Olympic Qualification Secured & National Record Tumbles At Track World Championship

Ireland were represented by six female riders at the UCI Track World Championships in Berlin. The tournament had huge ramifications as it was the final event before the two-year Olympic qualification window for track cyclists closed.
Coming into the tournament, the Women’s Madison team ranked ninth overall and were well placed inside the Olympic qualification zone. Lydia Boylan and Lydia Gurley were the Irish competitors in the Madison team event and survived a brutal race to finish 11th and provisionally secure qualification.
The result added to Team Ireland’s points tally throughout the two-year qualification period which included a top-ten finish at the 2019 Track World Championships and an eighth-place at the 2019 European Championships.
Accordingly the result provisionally qualifies two slots in the Women’s Madison and one slot in the Women’s Omnium at the Tokyo 2020 Olympics.

Not our best race. But guess what….job done! We just qualified @TeamIreland a spot at @Tokyo2020 Congrats @lydiagurley We worked hard for that!

— Lydia Boylan (@LyD_ers) February 29, 2020

Boylan and Gurley scored two points from an intermediate sprint in the early stages of the 30-kilometer race but one of many crashes during the race saw Boylan hit the deck. She did not sustain any serious injury and was able to re-join the race on a spare bike.
Gurley was forced to extend her effort as she waited for Boylan to re-join the race and provided some relief as they averaged over 50kph.
Speaking after the race, Gurley said, “It was carnage from my point of view anyway. I think it wasn’t pretty, but we got the job done and that was the most important thing today. We would have liked a better result, but we took the points and we fought, we really had to fight there.”
“I’m in bits but we’ve done it so I’m really proud of what we’ve achieved today.”
Earlier in the afternoon, Kelly Murphy set a new national record of 3:29.699, claiming 15th in the Women’s Individual Pursuit.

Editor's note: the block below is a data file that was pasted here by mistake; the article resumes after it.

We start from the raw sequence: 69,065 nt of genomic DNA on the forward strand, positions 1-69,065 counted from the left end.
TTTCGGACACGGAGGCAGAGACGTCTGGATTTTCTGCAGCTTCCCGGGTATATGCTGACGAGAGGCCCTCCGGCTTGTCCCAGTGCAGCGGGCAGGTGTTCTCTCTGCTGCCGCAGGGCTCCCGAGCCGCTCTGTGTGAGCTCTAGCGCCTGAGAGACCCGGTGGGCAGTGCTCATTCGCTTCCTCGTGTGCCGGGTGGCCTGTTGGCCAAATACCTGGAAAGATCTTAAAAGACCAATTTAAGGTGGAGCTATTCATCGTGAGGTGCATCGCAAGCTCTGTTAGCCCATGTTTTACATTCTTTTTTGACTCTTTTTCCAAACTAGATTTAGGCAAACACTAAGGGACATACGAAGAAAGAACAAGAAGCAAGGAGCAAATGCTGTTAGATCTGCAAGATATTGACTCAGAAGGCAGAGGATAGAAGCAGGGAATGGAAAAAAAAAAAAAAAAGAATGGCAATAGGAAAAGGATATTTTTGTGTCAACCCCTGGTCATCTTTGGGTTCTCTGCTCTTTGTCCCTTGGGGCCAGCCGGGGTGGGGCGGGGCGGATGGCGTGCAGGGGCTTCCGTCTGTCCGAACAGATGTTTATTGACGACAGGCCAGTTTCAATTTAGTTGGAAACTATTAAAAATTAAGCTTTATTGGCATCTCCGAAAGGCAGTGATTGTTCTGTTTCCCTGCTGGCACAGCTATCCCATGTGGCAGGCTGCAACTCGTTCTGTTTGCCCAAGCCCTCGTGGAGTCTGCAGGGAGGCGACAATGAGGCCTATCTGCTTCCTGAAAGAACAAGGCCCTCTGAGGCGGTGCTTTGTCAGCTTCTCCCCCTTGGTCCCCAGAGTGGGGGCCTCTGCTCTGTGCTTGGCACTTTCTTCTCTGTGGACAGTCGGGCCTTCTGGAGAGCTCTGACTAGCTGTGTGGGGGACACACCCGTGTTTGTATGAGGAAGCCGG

It was the first time an Irish rider had gone under 3 minutes 30 seconds for this discipline, the previous record stood at 3:30.687 and was set by Kelly at the European Championships in October. On Wednesday, Kelly along with her teammates Mia Griffin, Lara Gillespie, and Alice Sharpe knocked 4 seconds off the Women’s Team Pursuit national record to qualify for the next round and finish 8th.
Reflecting on the record breaking ride, Murphy said, “I’m satisfied with my ride today… I ultimately came to beat the time I set at the Europeans Championships which I did. In the timed events, a lot of the girls here have shown that the bar has been raised. I have put in a lot of work (in order) to raise with it.”
On Sunday, Alice Sharpe finished 21st in the Points Race. It was a thrilling spectacle with 100 laps or 25-kilometers for women. Points are on offer every 10-laps and an extra 20 points are awarded for any rider who laps the field. Sharpe was also in action earlier in the week when the Women’s Pursuit Team broke the Irish Record to finish 8th.

21st for @Alice557 in the World Championship Points Race ☘

100 laps averaging close to 50kph ? fun to watch!#Berlin2020 #TeamIreland
— Cycling Ireland (@CyclingIreland) March 1, 2020

The pace was on from the start with a myriad of riders fighting for intermediate sprints and vying to gain a lap. One of the pre-race favourites, Kirsten Wild of the Netherlands, was left disappointed after she took a tumble when a rider swung up the track and clipped her front wheel taking it from under her. The incident effectively ended her chances of a podium finish.
Sharpe looked to be on the ropes with 25 laps remaining and at risk of losing a lap as Australia and Great Britain pressed on. Sharpe dug deep and chased hard to regain contact but failed to score any points during the race where the average speed was just shy of 50kph.

HerSport Editor

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